The fourteenth amendment to the United States Constitution makes the confrontation clause of the sixth amendment applicable to the states. Pointer v. Texas, 380 U.S. 400, 406, 85 S. Ct. 1065, 1069, 13 L. Ed. 2d 923, 928 (1965). Consequently, in a criminal case a state court defendant has a right to confront witnesses who testify against him with evidence that discredits their testimony. Espousing confrontation rights, Losee claims that the State chose to give its own witness a polygraph test, that witness did not pass the test, and the State nevertheless presented the witness to the jury. He maintains that fundamental fairness requires that the results of the test be placed before the jury.

Defendant urges this court to apply the ruling found in United States v. Hart, 344 F. Supp. 522 (E.D.N.Y.1971). The Hart court allowed the defendant to present evidence to show that the government's key witness had failed a polygraph test reasoning that the State must disclose all material exculpatory evidence to the defense and may not knowingly present false evidence. Id. at 523-24. We do not agree that Rickabaugh failed the polygraph test; the evidence shows that it was inconclusive. Not only is Hart distinguishable on its facts, but we also agree with another court that the decision concerning the admissibility of the polygraph test is "unpersuasive." United States v. Earley, 505 F. Supp. 117, 119-20 (S.D.Iowa 1981) (citing United States v. Alexander, 526 F.2d 161 (8th Cir. 1975)), aff'd, 657 F.2d 195 (8th Cir.1981).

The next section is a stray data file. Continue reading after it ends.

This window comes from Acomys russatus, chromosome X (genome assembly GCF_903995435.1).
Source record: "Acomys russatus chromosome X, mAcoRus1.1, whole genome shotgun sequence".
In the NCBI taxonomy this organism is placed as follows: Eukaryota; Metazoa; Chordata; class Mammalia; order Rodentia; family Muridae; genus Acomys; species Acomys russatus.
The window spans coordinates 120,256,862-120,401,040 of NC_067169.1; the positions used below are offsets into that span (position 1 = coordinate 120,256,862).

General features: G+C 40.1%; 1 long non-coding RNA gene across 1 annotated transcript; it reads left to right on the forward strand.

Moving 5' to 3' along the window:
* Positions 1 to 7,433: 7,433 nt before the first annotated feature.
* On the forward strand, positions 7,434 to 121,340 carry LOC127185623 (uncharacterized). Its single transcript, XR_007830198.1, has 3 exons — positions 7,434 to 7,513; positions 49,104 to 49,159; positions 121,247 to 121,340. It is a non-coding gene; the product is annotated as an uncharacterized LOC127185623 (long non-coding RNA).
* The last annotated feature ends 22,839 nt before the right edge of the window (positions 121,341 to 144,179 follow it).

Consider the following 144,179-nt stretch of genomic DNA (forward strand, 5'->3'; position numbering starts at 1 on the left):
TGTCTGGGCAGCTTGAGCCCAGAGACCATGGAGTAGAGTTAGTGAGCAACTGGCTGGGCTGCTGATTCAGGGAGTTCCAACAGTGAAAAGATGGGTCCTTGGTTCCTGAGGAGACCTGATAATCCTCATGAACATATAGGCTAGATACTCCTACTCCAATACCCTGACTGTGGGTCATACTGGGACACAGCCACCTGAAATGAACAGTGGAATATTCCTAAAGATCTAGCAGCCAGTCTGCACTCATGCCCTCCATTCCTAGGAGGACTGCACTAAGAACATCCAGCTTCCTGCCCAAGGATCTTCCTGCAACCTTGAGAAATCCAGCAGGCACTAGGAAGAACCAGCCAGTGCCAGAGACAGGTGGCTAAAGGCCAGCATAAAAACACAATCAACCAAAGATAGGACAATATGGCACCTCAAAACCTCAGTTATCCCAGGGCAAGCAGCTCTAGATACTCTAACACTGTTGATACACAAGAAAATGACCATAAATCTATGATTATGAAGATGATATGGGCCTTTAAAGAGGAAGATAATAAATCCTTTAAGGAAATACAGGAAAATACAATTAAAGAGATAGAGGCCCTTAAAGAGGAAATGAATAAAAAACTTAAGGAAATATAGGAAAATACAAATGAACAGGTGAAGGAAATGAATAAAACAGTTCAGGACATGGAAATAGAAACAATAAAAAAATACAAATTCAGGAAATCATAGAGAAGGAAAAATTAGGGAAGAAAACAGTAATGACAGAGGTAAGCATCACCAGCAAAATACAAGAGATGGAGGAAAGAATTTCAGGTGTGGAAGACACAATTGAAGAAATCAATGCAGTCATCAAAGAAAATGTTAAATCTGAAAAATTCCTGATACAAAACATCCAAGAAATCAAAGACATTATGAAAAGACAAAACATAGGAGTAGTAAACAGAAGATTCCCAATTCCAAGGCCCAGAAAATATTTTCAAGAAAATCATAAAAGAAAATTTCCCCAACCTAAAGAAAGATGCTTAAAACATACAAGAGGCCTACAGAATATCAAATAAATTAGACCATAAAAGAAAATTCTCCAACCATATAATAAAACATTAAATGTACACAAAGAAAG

*242 We also do not agree that fundamental fairness requires the admission of the witness' contradictory reactions to the polygraph test. The fact that the test results tend to be exculpatory does not remove the taint that renders such evidence inadmissible. We have consistently held that the results of a polygraph test may be admitted into evidence only by stipulation of the parties. State v. Marti, 290 N.W.2d 570, 586 (Iowa 1980); State v. Conner, 241 N.W.2d 447, 457 (Iowa 1976); see also Matter of Fairbanks, 287 N.W.2d 579, 582 (Iowa 1980). These holdings are premised on the ground that "[i]t has not been demonstrated that this field has been subjected to the standards, policing and discipline which are necessary in a science involving such pretentious and awesome subject matter." Conner, 241 N.W.2d at 459. A defendant's due process right to present evidence in a criminal action does not prevent the court from following evidentiary rules that are designed to assure both fairness and reliability in the ascertainment of guilt and innocence. Id. at 458 (quoting Chambers v. Mississippi, 410 U.S. 284, 302, 93 S. Ct. 1038, 1049, 35 L. Ed. 2d 297, 313 (1973)). We have indicated in Conner that "[t]o sustain defendant's constitutional attack on the trial court's ruling excluding defendant's proffered polygraph evidence, it would be necessary for us to determine that the rule excluding unstipulated polygraph evidence does not rest on considerations of fairness and reliability." 241 N.W.2d at 458.